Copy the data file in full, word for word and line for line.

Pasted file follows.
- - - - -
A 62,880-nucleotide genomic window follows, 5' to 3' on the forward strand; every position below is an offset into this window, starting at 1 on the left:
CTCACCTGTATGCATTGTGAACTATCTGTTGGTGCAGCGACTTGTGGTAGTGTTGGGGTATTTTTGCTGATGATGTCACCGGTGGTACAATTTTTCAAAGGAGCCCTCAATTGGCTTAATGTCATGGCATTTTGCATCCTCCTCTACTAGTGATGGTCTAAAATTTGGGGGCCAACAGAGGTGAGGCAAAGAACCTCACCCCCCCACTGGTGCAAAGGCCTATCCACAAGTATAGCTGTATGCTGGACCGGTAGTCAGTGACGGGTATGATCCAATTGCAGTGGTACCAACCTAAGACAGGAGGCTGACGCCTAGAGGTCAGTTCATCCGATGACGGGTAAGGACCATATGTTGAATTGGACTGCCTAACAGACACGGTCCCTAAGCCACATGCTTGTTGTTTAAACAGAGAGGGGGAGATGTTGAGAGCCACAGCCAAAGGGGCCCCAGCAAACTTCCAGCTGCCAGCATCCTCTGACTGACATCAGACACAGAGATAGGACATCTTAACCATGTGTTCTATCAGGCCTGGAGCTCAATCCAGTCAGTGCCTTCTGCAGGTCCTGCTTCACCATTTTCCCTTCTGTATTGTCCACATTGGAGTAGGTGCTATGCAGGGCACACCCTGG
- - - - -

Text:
A 62,880-nucleotide genomic window follows, 5' to 3' on the forward strand; every position below is an offset into this window, starting at 1 on the left:
CTCACCTGTATGCATTGTGAACTATCTGTTGGTGCAGCGACTTGTGGTAGTGTTGGGGTATTTTTGCTGATGATGTCACCGGTGGTACAATTTTTCAAAGGAGCCCTCAATTGGCTTAATGTCATGGCATTTTGCATCCTCCTCTACTAGTGATGGTCTAAAATTTGGGGGCCAACAGAGGTGAGGCAAAGAACCTCACCCCCCCACTGGTGCAAAGGCCTATCCACAAGTATAGCTGTATGCTGGACCGGTAGTCAGTGACGGGTATGATCCAATTGCAGTGGTACCAACCTAAGACAGGAGGCTGACGCCTAGAGGTCAGTTCATCCGATGACGGGTAAGGACCATATGTTGAATTGGACTGCCTAACAGACACGGTCCCTAAGCCACATGCTTGTTGTTTAAACAGAGAGGGGGAGATGTTGAGAGCCACAGCCAAAGGGGCCCCAGCAAACTTCCAGCTGCCAGCATCCTCTGACTGACATCAGACACAGAGATAGGACATCTTAACCATGTGTTCTATCAGGCCTGGAGCTCAATCCAGTCAGTGCCTTCTGCAGGTCCTGCTTCACCATTTTCCCTTCTGTATTGTCCACATTGGAGTAGGTGCTATGCAGGGCACACCCTGG